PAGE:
Writer: John Ostrander
Artist: Luke McDonnell
Colorist: Carl Gafford
Publisher: DC Comics
Collects Issues 1-8 (1987-1992)
Comixology Digital: $12.99 ($5.99 thru 8/8/16)
Warning: very minor spoilers for the Suicide Squad film
With the theatrical release of Suicide Squad in theaters this week, it’s only fitting that we go a little retro and explore the comic book origins of the murderous band of thieves and rogues.
Everyone knows the story by now, but for the ill-informed, here’s a quick review. While held in captivity, some of the world’s most notorious super-villains are forced into the ultimate ultimatum by taking part in missions that are nearly impossible to survive. If one agrees, good. If one does not, they go anyway, and if you try to run…BOOM, your head explodes.
Sadly, there will be no mention of Harley Quinn since these stories take place prior to her first appearance in Batman: The Animated Series (1992).
Amanda Waller is front and center as the shrew and vindictive puppet master pulling the strings. While Waller doesn’t smile in the movie, she puts on a happy face while manipulating President Ronald Regan into approving the assembly of Task Force X.
The film gives audiences one big mission while Trial By Fire sets the reader up with several missions over the eight issues it collects. Ostrander takes full advantage of the political climate in the 1980’s with monstrous jihad terrorists and super-powered Russian soldiers that threaten the good name of democracy like never before. Heck, even the Female Furies of Apokolips get in on the action, which immediately increases the stakes.
Doing the government’s dirty work in order for time to be taken off of their sentences entices some of the world’s most dangerous criminals who are forced into this virtual no-win situation is standard fare in DC Comics lore.
When we see the team in the comics for the first time, the roster and some of their circumstances are a little different from the film. Deadshot is more of a prison trustee who operates in the field without an explosive device attached to his body.
Captain Boomerang is a conniving cutthroat who uses deadly boomerangs to get the job done…yes, it sounds silly, but it works There is no code among thieves with this Aussie as he is always looking for a way to escape from the clutches of Amanda Waller and his forced commitment to her expendable soldiers. In fact, the good captain sabotages missions to serve his own needs and if that’s not enough, he’s a little racist, too.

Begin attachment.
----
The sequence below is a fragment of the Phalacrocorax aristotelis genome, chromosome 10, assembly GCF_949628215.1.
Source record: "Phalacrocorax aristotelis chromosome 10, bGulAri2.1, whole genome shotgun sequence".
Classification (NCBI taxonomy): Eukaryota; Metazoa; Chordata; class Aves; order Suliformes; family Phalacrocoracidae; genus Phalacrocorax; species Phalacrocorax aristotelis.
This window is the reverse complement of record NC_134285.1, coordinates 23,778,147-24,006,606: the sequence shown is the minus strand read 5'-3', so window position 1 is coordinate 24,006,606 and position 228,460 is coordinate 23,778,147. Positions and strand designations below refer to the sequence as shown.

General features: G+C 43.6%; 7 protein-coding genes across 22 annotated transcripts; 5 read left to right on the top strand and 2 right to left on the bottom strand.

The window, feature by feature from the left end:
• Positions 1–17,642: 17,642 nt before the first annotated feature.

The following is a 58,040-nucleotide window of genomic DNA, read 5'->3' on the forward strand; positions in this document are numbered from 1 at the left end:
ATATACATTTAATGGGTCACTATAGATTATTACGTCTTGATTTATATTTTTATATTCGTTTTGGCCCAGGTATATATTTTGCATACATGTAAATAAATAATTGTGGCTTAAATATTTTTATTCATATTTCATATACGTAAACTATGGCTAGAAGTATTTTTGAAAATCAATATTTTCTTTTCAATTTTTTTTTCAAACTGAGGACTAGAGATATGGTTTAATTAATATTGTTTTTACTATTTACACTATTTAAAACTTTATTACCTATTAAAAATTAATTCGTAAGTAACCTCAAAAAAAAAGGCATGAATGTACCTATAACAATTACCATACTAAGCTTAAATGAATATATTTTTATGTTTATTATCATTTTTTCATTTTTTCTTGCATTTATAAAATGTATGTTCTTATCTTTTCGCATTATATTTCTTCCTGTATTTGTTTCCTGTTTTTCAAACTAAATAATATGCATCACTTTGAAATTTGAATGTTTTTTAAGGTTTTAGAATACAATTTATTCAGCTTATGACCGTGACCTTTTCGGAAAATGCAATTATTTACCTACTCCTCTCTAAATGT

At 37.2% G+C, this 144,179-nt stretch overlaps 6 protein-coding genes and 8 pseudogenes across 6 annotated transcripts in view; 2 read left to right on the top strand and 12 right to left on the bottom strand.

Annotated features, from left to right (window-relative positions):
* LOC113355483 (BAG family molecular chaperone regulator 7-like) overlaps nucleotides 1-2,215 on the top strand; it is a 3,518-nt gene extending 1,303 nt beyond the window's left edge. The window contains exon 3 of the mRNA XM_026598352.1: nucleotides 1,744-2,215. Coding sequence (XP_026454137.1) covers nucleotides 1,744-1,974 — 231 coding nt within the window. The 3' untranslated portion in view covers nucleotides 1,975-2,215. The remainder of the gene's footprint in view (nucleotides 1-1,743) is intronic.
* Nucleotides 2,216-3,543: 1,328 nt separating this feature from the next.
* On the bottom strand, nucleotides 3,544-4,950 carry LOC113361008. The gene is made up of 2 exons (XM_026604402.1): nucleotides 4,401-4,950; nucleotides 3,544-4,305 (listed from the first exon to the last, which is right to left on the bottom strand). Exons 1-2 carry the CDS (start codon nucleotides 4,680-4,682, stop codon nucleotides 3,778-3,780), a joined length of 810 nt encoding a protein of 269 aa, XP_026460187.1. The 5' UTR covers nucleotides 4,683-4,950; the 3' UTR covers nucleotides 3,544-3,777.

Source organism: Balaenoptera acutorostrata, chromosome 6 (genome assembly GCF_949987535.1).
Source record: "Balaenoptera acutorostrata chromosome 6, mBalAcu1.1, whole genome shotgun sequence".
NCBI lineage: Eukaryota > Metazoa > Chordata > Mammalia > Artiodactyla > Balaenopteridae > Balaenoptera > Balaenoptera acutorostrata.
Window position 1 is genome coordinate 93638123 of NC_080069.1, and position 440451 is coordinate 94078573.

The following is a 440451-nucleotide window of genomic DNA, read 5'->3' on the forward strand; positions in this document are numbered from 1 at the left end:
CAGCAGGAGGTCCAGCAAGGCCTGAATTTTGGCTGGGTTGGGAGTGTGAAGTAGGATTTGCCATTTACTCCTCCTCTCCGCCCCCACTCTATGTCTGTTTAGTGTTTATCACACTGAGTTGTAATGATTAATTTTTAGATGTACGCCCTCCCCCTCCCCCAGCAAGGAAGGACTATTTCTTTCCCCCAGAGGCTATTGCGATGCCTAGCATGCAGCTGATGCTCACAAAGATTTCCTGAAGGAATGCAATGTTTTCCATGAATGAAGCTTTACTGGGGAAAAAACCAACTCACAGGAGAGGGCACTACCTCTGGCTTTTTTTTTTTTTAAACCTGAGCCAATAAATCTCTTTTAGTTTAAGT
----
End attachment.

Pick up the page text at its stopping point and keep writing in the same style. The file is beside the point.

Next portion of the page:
U.S. Commando Rick Flag is charged with keeping the squad of criminals in check, which comes with a lot of headaches. Flag’s motivations for agreeing to shepherd such devious souls stems from a sense of duty to his country along with trying to live up the legacy of his father. A generation earlier, Flag’s father led the first, and much different, incarnation of the Suicide Squad that was not comprised of villains. Flag’s romantic interests come into play in the film and in the comic, which brings about some interesting situations considering he is so gung-ho about following orders.
Movie trailers have revealed that the sword-wielding heroine known as Katana helps Flag keep the baddies inline, however, in 1987 the comics went with Bronze Tiger to be second in command. While he doesn’t appear on screen, he is the world’s greatest martial artist who is looking to atone for the vile acts he committed while being brainwashed by the League of Assassins.
Enchantress’ story/origin is pretty much the same, but giving any more notes and comparisons might give away more about the film than I want to spoil for our readers. Ostrander makes great use of her through the narrative while Luke McDonnell’s illustrations brings a sense of wonder and danger when she uses her powers to mess with people’s minds.
This collection is essential for any Suicide Squad fan.
War Wheels, time travel, an eclectic group of characters, and watching Amanda Waller lay the smackdown on absolutely anyone that gets in her way is more than worth the price of admission.